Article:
Concern for environment may shatter glass company's plan for Swiss plant

When Michigan's Guardian Industries decided to build a glass factory in the sleepy Swiss town of Schaffhausen, there was little sign of the troubles ahead. Retrenchments in the depressed Swiss machine industry had left unemployment soaring in the region, and the town fathers were overjoyed at the advent of a dynamic American company offering jobs.

Then the news broke that Swiss forests were dying, caused by what is believed here to be a combination of air pollution and acid rain. Overnight, saving trees became a prime concern.

Some 7,800 people signed a petition to stop the United States's fourth largest flat-glass company from building in Schaffhausen's industrial area. German communities near the border town are protesting. The Schaffhausen High Court will decide if the factory can be built as planned, but experts disagree over the acceptable degree of polluting emissions.

''No one cared before the dying woods phenomenon broke. Now, there is such a panic around,'' exclaimed Schaffhausen town councilor Paul Harnisch, who protests he is as much a nature-lover as anyone else in this nature-loving town.

But, he stresses, one has to be reasonable. The factory means jobs. There is no factory without emissions. It just has to be as environmentally friendly as possible. He thinks Guardian Industries is.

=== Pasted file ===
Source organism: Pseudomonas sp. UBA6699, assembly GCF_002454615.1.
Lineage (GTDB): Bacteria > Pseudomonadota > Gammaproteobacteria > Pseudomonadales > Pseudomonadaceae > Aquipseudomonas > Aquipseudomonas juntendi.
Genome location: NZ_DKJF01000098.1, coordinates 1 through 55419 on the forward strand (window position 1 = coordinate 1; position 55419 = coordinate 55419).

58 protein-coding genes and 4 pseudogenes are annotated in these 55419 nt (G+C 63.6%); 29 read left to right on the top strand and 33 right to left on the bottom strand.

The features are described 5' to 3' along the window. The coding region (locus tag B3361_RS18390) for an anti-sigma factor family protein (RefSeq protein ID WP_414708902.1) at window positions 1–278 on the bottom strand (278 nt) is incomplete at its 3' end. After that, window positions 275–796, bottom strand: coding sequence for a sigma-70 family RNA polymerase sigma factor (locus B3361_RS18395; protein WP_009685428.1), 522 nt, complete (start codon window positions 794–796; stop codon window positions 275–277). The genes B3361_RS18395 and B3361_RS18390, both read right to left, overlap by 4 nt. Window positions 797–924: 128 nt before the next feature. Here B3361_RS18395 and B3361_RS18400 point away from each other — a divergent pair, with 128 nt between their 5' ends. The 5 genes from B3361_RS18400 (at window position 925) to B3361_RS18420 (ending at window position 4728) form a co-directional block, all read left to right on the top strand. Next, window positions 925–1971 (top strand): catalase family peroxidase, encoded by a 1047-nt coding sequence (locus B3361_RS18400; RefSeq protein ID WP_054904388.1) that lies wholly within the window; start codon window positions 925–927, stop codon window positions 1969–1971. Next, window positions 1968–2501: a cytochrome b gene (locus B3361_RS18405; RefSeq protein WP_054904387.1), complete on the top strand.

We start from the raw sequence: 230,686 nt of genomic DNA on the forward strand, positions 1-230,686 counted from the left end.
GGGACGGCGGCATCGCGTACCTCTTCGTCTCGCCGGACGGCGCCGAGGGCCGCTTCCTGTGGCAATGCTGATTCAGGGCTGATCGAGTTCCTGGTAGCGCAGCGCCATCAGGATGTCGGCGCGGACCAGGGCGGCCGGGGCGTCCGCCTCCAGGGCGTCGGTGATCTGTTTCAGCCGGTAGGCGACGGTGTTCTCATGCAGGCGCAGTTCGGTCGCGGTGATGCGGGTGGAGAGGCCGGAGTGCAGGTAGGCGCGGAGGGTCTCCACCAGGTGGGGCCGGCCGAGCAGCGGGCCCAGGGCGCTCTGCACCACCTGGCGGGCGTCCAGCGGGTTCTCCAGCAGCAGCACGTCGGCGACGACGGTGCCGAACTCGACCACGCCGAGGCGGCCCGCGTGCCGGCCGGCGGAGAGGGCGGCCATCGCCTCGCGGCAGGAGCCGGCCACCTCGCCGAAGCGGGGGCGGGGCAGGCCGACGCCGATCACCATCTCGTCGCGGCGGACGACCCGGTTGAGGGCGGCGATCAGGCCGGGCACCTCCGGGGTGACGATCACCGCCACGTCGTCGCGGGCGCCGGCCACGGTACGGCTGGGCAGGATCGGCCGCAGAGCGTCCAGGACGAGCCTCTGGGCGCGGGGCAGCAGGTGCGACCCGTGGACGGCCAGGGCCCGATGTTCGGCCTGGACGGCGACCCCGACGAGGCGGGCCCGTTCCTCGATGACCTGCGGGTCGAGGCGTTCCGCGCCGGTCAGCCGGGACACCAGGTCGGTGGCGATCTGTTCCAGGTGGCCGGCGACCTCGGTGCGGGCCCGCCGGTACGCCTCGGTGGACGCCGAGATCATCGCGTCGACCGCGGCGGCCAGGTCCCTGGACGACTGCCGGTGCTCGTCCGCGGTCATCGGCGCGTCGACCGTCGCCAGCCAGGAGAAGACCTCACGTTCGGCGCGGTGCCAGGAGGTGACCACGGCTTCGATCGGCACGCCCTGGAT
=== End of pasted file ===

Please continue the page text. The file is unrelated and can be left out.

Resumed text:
The Swiss dispute throws up a question which is troubling Central European authorities generally: What number of jobs is worth how much pollution?

Zurich's financial biweekly Finanz und Wirtschaft asked in a recent story on widespread opposition to the plant: Will it be possible in future to build new factories in Switzerland or is the country finished as an industrial center?

The Guardian factory would produce some 500 tons of glass annually - and approximately 1,200 tons of nitric oxide. Mr. Harnisch says construction of a 90 -meter-high furnace tower would keep environmental effects at an acceptable level.

Guardian executive vice-president Thomas Gaffney claims his company is building the ''most pollution-free plant possible.'' He points out that the Schaffhausen melting furnace will run on natural gas, eliminating fuel-related sulfur emissions. Furnace design, production process, and equipment are intended to keep pollution to a minimum.

The World Wildlife Fund's Schaff-hausen division president, Hans-Georg Bachtold, says any increase in his area's pollution is too much. Some 36 percent of trees in the Canton of Schaffhausen are diseased or dying.

''We are just as interested in jobs as anyone else. But the degree of air pollution must be reduced. Adding a glass factory certainly will not,'' he protests.

At present Europe has a flat-glass surplus, but glass is heavy and expensive to ship long distances. Schaffhausen provides easy access to Switzerland, southern Germany, Austria, and Italy.

Guardian is counting on a marked increase in the demand for glass by the time the Schaffhausen factory should open in 1986-87, says Gaffney.

What it did not bet on was an environmental wave that could be more powerful than the lure of 200 needed jobs.

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